Arms and Sleepers is the American electronic music duo Max Lewis and Mirza Ramic.
EARTH OVER SPACE, SPACE OVER EARTH: 'YOU MAY VISIT THE COSMOS'
When Arms and Sleepers released its most recent album ‘Life is Everywhere’, the message to our listeners became purposefully more socially-conscious than our previous creative output. Inspired by my own experience of working and living in Chicago, Illinois during the summer of 2015, as well as my refugee and immigrant background, ‘Life is Everywhere’—both through its music and album artwork—conveyed a sense of despair and hopefulness, with the perpetual clash amidst the two defining the album’s core. Continuing racial tensions in the US, rising immigration crisis in Europe, and the ongoing conflict in Syria, among others, all contributed to the uneasy emotions behind ‘Life is Everywhere’. The 45th US presidential inauguration was the icing on the cake, preceding the album’s official release date by a week.
The broader social themes underlying the album’s message are ultimately Rawlsian in nature: they concern justice and fairness, freedom and equality. With Victor Ferreira’s latest contribution to ‘Life is Everywhere’ (he also co-produced, mixed, and mastered the album) by way of a music video for the album’s track ‘You May Visit The Cosmos’, the moral issue at hand is clear albeit presented without judgment. In Ferreira’s signature dreamy visual style, the video shifts from the troubled streets of Chicago’s South Side to humanity’s ambitious space exploration. How do we reconcile astronomical (pun intended) spending on technological advancement, and ultimately, human progress, with the continuing poverty and injustice that fuels human suffering? Is it possible and desirable to resolutely address the latter before we get fixated on the former? How far into the cosmos should we venture before we provide basic human needs for everyone back on planet Earth?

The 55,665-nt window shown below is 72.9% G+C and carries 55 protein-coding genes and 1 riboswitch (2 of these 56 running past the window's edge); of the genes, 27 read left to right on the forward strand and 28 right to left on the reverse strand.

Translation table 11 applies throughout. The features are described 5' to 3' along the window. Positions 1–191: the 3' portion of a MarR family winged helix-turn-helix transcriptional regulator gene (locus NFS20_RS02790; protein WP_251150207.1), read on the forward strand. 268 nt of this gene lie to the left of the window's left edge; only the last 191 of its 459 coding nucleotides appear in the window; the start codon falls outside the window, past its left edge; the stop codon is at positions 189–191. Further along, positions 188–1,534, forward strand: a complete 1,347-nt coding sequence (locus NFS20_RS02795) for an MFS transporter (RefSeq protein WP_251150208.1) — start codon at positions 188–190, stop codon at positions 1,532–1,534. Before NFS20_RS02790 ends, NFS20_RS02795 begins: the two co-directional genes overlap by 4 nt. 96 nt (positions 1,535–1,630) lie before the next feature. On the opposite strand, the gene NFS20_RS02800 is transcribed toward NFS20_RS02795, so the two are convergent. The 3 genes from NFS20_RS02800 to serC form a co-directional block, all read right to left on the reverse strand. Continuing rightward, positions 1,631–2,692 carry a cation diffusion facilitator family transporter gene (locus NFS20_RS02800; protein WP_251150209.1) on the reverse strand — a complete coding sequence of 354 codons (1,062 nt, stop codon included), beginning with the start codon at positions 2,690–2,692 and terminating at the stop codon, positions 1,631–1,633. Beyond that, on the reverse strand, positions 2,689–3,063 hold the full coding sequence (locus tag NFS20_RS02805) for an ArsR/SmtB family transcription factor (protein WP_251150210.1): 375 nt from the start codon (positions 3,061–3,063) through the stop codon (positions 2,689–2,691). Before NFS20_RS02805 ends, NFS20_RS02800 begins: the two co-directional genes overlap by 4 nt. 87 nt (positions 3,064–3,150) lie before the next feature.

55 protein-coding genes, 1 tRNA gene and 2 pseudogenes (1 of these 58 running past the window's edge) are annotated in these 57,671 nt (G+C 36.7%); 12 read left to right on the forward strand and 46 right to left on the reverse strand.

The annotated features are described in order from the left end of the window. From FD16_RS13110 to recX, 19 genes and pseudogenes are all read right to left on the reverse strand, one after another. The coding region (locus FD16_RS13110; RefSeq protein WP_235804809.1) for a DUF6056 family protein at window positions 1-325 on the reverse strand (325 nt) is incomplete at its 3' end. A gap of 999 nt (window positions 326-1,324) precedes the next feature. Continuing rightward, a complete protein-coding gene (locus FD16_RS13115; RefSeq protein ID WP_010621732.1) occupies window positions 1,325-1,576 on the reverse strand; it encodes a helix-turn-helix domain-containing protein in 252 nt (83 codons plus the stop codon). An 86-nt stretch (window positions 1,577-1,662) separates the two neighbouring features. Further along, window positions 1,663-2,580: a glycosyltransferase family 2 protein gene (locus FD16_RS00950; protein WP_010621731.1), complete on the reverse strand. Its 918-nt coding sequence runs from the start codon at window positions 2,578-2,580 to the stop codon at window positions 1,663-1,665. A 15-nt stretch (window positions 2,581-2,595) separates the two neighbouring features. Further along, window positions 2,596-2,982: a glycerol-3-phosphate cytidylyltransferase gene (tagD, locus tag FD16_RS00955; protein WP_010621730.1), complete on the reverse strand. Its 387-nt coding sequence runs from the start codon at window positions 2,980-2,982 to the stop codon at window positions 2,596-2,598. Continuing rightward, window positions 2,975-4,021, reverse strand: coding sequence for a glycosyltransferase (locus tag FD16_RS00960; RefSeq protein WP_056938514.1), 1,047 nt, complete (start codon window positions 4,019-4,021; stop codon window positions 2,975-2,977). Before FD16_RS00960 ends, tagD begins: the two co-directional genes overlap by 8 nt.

Since the release of ‘Life is Everywhere’ earlier this year, I have had disagreements with others about this topic. Whenever I bring up the idea of distributive justice—the concept arguing for just and fair allocation of goods in a society—people tend to react with apprehension due to negative labels that the society has placed on such beliefs. But despite my own reservations about this idea and certainly about the extremist argument of dismantling space exploration in favor of focusing on Earth’s ongoing problems, there is a moral dimension here that should be carefully considered. Maybe we do cherish those incredible human achievements in outer space and other areas of technology, but maybe we also need to do better—much better—with those most elementary of human struggles still grappling the majority of Earth’s population. The universe should not be an escape from our harsh realities at home. We should do better in Chicago’s South Side before we do great on Mars – this ought to be our moral imperative. And, we should know that the cosmos is only as beautiful as we make our own planet.
Written by Mirza Ramic